Tooth Decay Dangers: The Ugly Truth
As one of the most fundamental oral health issues that you can face, Tooth decay remains a serious but often overlooked aspect of one’s overall health.
While once considered as little more than a minor nuisance, in more recent years, various long-term health issues have been discovered to be linked to (or directly caused by) tooth decay. While such recent discoveries have forced the health industry to reevaluate their stance on tooth decay and take the issue much more seriously, according to The National Institute of Dental and Craniofacial Research, approximal 85% of American adults between the ages of 20-64 have some form of tooth decay in a statistic that unfortunately continues to remain stagnant. But as sobering as this statistic might be, tooth decay isn’t really THAT dangerous is it?
Well to answer that, it’s important to have a clear understanding of what exactly tooth decay is and how it’s able to manifest. The information provided below will hopefully present you with not only a basic understanding of tooth decay, but also what sort of hazards the illness may bring.
Tooth Decay Dangers: How It Happens
As its name implies, tooth decay is a condition in which the build-up of acidic material in a person’s mouth causes the outer layers of their teeth to slowly begin to erode and dissolve. When a tooth has lost its protective outer coating, it is left vulnerable to the elements causing the tooth to wither and begin to break down, thereby beginning the process of tooth decay. Being a progressive illness, tooth decay is not something that will display significant signs immediately, but rather will develop over an extended period, and gradually worsen over time. Certainly, the idea of damaged or rotten teeth may sound unpleasant, what truly makes this an urgent issue are the infectious complications that can occur as a result of tooth decay. If allowed to spread, the complications can be serious or even life-threatening if left improperly treated.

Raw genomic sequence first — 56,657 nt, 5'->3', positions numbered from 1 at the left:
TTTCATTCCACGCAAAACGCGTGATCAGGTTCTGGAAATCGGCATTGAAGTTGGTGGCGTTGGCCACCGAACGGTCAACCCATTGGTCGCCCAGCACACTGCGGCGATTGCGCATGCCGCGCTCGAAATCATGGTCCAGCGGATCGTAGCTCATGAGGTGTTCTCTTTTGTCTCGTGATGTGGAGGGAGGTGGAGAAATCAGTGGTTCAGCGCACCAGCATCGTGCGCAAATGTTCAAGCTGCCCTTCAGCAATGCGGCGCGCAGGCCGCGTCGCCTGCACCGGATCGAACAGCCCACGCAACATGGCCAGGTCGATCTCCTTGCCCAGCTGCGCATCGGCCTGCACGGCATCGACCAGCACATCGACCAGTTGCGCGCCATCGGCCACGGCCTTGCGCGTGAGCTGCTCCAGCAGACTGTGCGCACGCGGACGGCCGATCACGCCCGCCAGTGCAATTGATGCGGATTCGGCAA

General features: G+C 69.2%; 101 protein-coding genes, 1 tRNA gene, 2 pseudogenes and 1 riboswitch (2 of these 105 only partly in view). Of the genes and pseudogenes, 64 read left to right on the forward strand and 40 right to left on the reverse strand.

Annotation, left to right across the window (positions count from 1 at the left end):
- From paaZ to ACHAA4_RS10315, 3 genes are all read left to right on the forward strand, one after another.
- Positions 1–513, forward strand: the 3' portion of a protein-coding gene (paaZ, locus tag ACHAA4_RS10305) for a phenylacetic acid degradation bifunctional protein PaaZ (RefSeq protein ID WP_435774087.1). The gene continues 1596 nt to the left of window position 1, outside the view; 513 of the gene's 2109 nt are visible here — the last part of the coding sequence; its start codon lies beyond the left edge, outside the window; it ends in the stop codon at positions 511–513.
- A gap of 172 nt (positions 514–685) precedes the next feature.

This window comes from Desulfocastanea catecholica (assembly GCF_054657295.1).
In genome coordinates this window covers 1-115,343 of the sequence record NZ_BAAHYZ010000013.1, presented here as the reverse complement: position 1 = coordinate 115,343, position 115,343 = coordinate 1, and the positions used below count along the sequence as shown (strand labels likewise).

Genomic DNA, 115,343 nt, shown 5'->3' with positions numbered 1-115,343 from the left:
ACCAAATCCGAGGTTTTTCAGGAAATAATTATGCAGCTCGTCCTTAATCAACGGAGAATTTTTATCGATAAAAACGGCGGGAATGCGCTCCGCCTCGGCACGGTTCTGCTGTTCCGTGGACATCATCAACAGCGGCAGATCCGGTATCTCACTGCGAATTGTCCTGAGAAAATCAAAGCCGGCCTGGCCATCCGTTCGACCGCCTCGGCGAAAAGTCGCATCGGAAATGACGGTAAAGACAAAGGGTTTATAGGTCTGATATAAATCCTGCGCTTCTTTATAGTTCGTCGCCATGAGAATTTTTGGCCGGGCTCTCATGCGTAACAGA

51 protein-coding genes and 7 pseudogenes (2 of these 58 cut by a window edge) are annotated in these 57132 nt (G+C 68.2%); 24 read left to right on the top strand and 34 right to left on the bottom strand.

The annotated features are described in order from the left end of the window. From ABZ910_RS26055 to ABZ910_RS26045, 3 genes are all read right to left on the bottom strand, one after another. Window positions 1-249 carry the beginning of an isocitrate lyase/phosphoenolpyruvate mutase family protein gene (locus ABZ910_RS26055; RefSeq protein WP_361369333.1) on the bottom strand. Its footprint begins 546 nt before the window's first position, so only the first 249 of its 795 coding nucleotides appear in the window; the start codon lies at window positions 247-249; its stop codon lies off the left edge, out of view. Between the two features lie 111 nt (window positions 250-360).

Read More: Tooth Decay: A Sickly, Sweet Dilemma
Tooth Decay Dangers: Signs & Symptoms
As mentioned previously, the early symptoms of tooth decay are relatively minor and easy to dismiss. Unfortunately, the tendency to ignore such conditions can be a very costly error as it allows the illness to progress and become increasingly difficult to treat. While not all of the symptoms listed here are definitive signs of tooth decay, if you are experiencing any such symptoms, we recommend you contact your dental practitioner to receive a formal checkup.
- Unexplained toothaches or spontaneous tooth sensitivity
- Moderate to severe pain while consuming hot/cold foods or drinks
- Visible holes, stains, or crevices on a tooth’s surface
- Chronic foul breath
- Alterations in bite or difficulty while chewing
- Discoloration of tooth and surrounding gumline
Read more here about how to stop bad breath.
Tooth Decay Dangers: The Domino Effect